[2] Professor Yeh Chia-Ying. “Lectures on Tao Yuanming’s Poems (continued).” 萬佛城金剛菩提海 Vajra Bodhi Sea. January 1, 2000. Accessed December 08, 2017. http://www.drbachinese.org/vbs/publish/356/vbs356p035.htm.

The Precept Body in My Life Part 1

I was fortunate enough to be able to receive precepts from various elders in this lifetime, but I do not let these different transmissions confuse myself in my own practice because I believe that the precepts all have common ground and do not stray too far from the root precepts.  Venerable Master Hsing Yun explained to us when we took precepts under him that the precepts are to be looked at more as a matter of respect for oneself and others’ freedom instead of a form of limitation.  The first five for example he described them as:  (1) To protect lives instead of harming lives, (2) to give instead of steal, (3) to respect one’s character/dignity instead of acting in misconduct, (4) to praise others instead of lying, and (5) to refrain from intoxicants.

When I first heard about the precepts back in the late 90s, I thought they were the same as the Ten Commandments, and thought they were a set of rules we had to live by as a Buddhist and if we defiled them we would be stripped of the label Buddhist or something to that nature.  I did not feel comfortable having that kind of mindset so I did not register for the transmission ceremony.  I was convinced later when I attended a seminar at Hsi Lai Temple, someone asked a question about precepts and the speaker described the first five like the Venerable Master did and then I decided to give it a try.  It was only a one-day ceremony and seminar I thought there was not much to lose at the time.  During the seminar the Master described the precepts again and by then I felt more and more comfortable about the precepts.  The Master gave many examples of upholding the precepts and when would it be okay to bend the precepts instead of defile them (the term defile is more like breaking the precept without turning back whatsoever).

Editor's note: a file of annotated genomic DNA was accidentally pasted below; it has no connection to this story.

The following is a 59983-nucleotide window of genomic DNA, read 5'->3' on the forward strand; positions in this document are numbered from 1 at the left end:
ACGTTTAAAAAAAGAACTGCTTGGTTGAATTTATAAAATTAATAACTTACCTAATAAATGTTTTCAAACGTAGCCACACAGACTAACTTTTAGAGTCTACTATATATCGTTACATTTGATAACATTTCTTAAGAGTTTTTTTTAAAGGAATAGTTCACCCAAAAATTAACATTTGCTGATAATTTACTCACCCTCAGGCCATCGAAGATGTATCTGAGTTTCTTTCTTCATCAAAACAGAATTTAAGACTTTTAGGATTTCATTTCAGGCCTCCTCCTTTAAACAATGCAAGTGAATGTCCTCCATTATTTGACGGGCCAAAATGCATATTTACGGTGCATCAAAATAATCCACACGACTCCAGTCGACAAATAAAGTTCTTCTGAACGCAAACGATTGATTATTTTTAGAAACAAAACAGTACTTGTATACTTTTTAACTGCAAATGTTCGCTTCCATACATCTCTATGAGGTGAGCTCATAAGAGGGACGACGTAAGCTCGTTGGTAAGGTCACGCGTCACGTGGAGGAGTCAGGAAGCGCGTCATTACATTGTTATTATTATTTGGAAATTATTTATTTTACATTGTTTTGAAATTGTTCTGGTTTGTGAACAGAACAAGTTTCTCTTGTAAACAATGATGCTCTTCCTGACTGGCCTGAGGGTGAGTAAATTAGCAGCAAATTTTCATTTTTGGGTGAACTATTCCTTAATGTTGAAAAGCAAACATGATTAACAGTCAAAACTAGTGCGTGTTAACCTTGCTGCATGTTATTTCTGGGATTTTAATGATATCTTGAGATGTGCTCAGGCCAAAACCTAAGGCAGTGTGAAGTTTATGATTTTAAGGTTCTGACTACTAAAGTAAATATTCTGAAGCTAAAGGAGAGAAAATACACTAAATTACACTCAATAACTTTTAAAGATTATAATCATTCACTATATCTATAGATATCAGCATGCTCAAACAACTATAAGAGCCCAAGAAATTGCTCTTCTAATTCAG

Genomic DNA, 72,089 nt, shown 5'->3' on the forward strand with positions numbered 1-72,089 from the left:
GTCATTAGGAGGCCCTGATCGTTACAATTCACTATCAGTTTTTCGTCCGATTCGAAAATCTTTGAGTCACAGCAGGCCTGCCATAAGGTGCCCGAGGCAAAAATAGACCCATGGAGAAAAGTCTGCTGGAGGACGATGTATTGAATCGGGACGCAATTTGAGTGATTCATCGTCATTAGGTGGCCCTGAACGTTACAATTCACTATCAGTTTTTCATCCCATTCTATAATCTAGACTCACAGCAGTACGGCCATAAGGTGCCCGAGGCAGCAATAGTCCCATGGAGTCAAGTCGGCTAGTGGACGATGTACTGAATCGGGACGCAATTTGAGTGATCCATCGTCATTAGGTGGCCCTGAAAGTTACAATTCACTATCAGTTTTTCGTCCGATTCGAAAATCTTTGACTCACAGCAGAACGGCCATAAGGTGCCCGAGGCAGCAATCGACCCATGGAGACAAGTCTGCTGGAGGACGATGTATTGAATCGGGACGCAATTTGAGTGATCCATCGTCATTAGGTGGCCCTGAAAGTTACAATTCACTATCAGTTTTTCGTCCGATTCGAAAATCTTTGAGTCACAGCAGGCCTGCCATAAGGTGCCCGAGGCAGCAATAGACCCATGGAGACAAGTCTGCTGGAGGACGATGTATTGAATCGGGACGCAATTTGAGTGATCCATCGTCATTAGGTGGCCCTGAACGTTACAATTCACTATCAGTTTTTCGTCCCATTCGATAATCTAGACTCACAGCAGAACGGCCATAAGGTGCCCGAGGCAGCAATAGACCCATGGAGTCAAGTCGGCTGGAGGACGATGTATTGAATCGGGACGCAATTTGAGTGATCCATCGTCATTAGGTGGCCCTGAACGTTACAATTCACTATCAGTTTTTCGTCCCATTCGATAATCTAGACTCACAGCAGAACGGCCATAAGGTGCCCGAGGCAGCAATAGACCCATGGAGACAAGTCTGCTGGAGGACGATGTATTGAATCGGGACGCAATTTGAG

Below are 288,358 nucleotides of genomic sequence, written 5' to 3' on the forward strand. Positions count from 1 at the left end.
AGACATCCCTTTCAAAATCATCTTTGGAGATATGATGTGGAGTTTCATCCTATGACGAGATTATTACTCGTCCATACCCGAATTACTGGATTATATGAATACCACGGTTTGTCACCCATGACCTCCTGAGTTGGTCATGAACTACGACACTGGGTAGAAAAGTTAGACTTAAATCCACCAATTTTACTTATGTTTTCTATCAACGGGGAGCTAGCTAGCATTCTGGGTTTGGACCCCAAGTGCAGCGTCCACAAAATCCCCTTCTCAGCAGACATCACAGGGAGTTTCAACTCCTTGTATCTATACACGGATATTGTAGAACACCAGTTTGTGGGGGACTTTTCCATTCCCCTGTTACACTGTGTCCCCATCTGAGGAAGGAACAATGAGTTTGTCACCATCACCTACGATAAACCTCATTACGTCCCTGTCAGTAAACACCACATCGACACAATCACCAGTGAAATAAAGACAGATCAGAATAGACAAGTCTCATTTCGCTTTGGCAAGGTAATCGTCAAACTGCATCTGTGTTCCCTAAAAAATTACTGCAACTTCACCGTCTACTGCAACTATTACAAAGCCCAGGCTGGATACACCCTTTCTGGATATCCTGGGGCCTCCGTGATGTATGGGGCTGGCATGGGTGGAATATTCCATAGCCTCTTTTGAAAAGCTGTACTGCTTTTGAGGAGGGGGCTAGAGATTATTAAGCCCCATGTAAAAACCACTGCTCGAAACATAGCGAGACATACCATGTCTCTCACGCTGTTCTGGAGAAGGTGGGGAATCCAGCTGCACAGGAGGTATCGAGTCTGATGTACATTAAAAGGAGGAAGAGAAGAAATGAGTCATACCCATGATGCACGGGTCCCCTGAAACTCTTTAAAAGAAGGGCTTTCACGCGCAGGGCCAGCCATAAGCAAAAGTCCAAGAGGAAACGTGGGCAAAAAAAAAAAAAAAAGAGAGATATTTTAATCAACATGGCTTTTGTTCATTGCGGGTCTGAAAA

I understood the upholding of precepts as a form of freedom more than a form of constraint because I felt it made sense to me when the Master used an example that those that are incarcerated are constrained because they did not follow the law and those outside follow the law.  That made me connect to this whole precept thing and I felt more confident to continue on with the transmission ceremony.  I feel that upholding the precept is something that I as a Buddhist do on a daily basis, but not necessarily have it as something I would stand out as an independent part of my practice.  For example, my daily practice routines include recitation, contemplation, and prostration, but instead of having the precept practice separate from the three, I sort of incorporate them into my prostration practice as a form of repentance.  Whenever I do my prostrations, as I bow my head towards the prostration stool, I would recite the repentance verse found in the Avatamsaka Sutra, “All the unwholesome karmic acts I have created in the past from beginning-less greed, anger and ignorance, all that arose from my body, speech and mind, for all these I now seek repentance (I usually read this verse in Chinese since that was what I was brought up to do this practice with).”  Another method I picked up from the Venerable Master was before doing something to ask myself, “Would the Buddha do this?”  An example would be when I was at McDonalds, after picking up my order I would go to the drinks and condiments section to get the drinks and ketchup and stuff, when it came down to the napkins, before I would just grab a big stack and stuff my bag before I head out the door, now as I reached for the napkins, I would stop for a few seconds to ask myself, “Do I really need all these napkins?”  “Would the Buddha use so many napkins for one sandwich?”  and then grab only two or three sheets and walked away.  That action of asking myself that question really helped me a lot in upholding precepts, though there were some extreme cases that made me somehow put this whole protocol aside.